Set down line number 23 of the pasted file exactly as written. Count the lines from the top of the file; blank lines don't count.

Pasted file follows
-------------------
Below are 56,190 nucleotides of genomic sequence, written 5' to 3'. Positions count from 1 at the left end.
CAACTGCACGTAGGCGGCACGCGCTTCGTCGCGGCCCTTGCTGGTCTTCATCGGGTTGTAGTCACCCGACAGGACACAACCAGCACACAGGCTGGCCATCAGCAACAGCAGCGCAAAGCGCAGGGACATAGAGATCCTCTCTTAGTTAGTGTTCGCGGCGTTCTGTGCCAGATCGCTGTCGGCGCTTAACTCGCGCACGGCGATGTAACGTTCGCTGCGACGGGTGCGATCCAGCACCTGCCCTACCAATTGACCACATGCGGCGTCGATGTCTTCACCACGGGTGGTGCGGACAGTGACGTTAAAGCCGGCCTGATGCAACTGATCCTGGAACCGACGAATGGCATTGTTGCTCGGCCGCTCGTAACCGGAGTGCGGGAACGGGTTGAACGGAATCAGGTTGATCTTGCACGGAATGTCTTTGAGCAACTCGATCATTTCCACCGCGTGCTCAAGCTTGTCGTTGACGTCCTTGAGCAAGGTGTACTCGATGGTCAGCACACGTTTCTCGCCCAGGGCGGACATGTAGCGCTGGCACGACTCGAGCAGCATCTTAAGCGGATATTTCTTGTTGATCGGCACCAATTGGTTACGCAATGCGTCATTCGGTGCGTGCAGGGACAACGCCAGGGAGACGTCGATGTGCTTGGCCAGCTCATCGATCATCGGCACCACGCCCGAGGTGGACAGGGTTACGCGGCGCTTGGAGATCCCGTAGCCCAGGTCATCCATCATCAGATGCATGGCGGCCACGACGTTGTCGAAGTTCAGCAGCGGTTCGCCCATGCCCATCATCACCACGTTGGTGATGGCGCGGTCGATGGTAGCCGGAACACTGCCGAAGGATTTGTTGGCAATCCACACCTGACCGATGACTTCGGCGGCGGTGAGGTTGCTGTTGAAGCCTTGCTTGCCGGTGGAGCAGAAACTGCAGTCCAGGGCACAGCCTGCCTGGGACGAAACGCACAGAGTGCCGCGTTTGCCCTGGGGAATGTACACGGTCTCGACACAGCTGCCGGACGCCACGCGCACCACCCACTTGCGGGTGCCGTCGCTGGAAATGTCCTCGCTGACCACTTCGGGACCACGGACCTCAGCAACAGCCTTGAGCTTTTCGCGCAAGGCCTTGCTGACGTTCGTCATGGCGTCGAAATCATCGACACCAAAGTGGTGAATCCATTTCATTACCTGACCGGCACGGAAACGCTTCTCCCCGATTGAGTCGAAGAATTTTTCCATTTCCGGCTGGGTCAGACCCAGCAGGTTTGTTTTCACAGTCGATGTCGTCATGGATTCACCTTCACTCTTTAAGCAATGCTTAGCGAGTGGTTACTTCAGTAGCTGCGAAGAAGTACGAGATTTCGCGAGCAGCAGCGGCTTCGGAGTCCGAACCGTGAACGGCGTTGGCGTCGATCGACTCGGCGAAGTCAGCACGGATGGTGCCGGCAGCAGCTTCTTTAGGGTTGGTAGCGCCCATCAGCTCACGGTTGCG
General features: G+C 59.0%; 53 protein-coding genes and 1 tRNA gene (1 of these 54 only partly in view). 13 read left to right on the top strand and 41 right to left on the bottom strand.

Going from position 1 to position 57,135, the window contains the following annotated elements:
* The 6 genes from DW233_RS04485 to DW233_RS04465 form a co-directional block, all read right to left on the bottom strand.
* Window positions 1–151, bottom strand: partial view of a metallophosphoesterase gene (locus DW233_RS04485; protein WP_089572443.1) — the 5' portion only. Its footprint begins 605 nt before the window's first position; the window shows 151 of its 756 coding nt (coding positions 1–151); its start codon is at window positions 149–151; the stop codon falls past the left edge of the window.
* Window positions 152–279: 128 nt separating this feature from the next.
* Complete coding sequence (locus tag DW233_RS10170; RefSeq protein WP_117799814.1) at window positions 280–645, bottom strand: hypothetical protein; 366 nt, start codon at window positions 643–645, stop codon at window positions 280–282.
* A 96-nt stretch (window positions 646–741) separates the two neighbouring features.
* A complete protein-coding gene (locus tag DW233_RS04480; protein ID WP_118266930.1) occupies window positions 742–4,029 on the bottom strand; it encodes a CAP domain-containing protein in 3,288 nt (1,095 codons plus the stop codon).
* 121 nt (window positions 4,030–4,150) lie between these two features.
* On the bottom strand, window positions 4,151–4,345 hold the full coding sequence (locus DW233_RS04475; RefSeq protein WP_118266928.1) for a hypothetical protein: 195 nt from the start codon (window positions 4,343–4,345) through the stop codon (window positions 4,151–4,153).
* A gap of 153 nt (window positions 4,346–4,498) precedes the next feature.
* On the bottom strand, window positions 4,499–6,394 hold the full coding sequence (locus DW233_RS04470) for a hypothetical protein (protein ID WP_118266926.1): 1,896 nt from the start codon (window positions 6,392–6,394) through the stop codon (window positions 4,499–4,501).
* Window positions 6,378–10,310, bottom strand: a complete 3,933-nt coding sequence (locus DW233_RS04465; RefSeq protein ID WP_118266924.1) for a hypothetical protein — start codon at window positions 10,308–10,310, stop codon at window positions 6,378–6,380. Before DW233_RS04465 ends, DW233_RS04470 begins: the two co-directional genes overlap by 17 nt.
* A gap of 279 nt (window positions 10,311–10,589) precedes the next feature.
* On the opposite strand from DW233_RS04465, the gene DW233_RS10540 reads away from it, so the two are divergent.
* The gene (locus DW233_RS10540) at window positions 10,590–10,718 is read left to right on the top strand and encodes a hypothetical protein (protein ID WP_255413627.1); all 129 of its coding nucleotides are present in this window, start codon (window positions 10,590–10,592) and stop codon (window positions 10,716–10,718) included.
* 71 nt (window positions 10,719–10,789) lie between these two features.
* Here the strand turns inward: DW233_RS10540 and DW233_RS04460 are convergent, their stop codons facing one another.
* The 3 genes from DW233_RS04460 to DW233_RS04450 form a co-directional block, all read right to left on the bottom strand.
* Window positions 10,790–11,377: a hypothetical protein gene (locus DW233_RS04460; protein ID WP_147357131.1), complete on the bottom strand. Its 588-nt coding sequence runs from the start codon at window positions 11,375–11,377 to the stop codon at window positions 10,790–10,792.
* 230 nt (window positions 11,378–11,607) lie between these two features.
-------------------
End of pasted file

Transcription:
* 230 nt (window positions 11,378–11,607) lie between these two features.